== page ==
Mary White is the true tale of a feisty, opinionated young woman who loved fast horses. Sometimes she was so feisty and opinionated that it seemed as though someone might just snap and choke the girl to death. Other times she rode her horse so fast that it seemed certain she would be thrown to her death. No one expected her to meet her end while riding her horse at a leisurely pace and doing a friendly parade wave to the townsfolk, but that’s exactly what happens in the first few frames of the film. In fact, we watch this fatal accident take place in slow motion. Her head slooowly approaches a low branch, we freeze-frame on impact, and then she falls from the horse, stunned, before dropping dead to the ground.
It’s such a jarringly tragic and graphic start to the story that it’s almost comical, and it only becomes funnier when her father, Pulitzer Prize-winning author William Allen White (played by Ed Flanders), launches into a strangely matter-of-fact retrospective of her life. He wanders from his office and through town as he remembers his late daughter, his narration strangely similar to that of the snowman in Rudolph the Red Nosed Reindeer. Though his fondness for Mary (Kathleen Beller) is evident, something about his tone isn’t quite right.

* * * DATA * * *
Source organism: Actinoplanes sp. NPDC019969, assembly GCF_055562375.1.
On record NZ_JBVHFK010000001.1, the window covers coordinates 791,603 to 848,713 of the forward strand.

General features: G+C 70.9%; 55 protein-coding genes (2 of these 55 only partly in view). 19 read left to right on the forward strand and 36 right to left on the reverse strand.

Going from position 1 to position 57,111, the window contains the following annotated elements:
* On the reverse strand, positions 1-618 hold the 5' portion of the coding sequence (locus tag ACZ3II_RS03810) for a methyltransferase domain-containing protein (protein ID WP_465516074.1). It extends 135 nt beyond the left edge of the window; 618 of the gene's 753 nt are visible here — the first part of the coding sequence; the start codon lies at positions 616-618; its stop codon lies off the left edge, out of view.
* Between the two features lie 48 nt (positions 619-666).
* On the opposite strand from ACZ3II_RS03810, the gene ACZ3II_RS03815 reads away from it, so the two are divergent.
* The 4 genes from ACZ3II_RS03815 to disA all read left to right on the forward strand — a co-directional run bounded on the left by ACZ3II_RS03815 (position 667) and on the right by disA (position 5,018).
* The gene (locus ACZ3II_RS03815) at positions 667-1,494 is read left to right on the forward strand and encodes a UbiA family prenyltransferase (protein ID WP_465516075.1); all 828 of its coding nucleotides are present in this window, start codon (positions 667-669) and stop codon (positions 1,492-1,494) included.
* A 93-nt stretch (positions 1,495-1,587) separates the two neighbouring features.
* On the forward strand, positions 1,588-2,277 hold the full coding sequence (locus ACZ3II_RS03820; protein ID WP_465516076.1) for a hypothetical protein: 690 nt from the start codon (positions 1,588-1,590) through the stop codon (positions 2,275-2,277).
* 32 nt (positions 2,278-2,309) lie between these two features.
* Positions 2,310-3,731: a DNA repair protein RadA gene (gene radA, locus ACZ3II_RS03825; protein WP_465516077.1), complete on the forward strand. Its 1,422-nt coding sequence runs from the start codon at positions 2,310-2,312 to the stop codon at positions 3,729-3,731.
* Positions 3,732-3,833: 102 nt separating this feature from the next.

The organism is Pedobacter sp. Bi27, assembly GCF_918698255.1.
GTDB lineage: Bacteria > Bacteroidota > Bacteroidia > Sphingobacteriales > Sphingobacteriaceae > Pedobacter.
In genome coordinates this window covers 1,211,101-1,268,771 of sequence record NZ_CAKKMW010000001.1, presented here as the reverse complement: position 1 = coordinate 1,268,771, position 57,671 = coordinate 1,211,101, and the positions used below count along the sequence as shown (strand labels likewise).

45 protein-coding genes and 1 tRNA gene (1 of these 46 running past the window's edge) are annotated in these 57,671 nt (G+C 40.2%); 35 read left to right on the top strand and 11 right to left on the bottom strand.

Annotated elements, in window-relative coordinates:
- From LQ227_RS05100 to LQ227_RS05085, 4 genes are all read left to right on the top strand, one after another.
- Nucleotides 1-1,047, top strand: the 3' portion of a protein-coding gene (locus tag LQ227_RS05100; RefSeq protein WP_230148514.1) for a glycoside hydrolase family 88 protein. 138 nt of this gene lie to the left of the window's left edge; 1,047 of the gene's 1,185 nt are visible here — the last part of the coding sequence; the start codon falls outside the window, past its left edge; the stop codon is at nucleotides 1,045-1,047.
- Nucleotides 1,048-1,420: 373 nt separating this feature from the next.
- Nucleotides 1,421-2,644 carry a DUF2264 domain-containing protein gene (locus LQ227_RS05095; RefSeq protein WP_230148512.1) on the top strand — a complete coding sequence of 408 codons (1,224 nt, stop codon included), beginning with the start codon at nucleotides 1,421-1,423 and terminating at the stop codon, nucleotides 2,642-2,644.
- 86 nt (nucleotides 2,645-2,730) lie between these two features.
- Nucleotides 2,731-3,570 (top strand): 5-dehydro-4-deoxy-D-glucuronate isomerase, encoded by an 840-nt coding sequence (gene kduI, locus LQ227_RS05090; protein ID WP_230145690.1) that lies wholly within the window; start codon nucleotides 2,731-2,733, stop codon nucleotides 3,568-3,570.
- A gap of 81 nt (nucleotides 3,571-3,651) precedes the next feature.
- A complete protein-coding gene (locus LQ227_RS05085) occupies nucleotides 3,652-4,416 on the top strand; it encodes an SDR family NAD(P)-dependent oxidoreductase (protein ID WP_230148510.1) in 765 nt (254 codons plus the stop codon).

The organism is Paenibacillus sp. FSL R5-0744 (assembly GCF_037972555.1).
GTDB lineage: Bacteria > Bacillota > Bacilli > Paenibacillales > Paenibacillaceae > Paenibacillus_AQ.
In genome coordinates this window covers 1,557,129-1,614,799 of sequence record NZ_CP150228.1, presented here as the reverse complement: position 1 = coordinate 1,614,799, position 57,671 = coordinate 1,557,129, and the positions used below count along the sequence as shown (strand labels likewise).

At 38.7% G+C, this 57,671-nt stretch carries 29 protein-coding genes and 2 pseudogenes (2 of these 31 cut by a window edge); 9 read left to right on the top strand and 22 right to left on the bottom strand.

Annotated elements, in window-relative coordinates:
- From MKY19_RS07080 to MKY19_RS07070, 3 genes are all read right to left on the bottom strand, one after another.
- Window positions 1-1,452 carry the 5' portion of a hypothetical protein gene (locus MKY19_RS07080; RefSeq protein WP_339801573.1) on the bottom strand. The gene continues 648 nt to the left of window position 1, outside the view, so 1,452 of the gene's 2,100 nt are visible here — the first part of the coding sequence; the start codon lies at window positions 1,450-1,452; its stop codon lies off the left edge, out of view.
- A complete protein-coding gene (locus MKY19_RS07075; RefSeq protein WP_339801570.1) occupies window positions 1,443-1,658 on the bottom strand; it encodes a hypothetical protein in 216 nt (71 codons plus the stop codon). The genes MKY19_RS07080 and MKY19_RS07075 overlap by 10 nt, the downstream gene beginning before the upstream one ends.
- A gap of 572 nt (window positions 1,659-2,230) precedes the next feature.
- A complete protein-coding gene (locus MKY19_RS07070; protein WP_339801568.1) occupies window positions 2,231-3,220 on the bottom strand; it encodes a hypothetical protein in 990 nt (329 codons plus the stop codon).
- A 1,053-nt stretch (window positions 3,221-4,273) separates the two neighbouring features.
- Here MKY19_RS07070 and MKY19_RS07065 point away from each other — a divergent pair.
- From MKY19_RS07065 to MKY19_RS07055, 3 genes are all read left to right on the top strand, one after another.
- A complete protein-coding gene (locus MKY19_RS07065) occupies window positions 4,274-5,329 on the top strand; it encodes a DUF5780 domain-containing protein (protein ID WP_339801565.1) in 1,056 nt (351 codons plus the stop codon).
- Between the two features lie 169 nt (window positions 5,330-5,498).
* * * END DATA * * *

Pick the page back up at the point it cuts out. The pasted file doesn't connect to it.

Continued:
The bulk of the film chronicles Mary’s teen years, creating a portrait of a young woman who was poised to take on the world. Inspired by feminist Jane Adams, Mary becomes an outspoken champion of equal rights. She wants to ensure that her African American classmate has the same opportunities as everyone else, and she eagerly speaks up on behalf of the underprivileged. Unfortunately, her own status as the daughter of a prominent author often gets in her way. How can she possibly understand what it means to be black, or poor, or simply from an ordinary family with no famous friends?
Shortly before her death, Mary and her father take a train trip that cements their relationship. She makes peace with her identity and generally seems to settle down. Though her convictions remain firm, she learns to behave in a less feather-ruffling manner.
By the end of the film it’s clear that Mary White was making the transition to adulthood with grace, and indeed, I felt a little teary when Mr. White paid a heart-rending visit to Mary’s grave. After nearly two hours, it seemed as though the film finally gave proper weight to the poor girl’s death.
As a movie, there’s really nothing wrong with Mary White. It’s wholesome and straightforward, tragic and vaguely inspiring. It’s family-friendly and completely clean…but it’s also about a young woman who dies right in front of us. Plus, the film is roughly as didactic as Mary White herself, and anyone with a shred of cynicism in them is bound to wind up rolling their eyes and making fun. It doesn’t miss the target entirely, but it certainly doesn’t hit the bull’s eye either.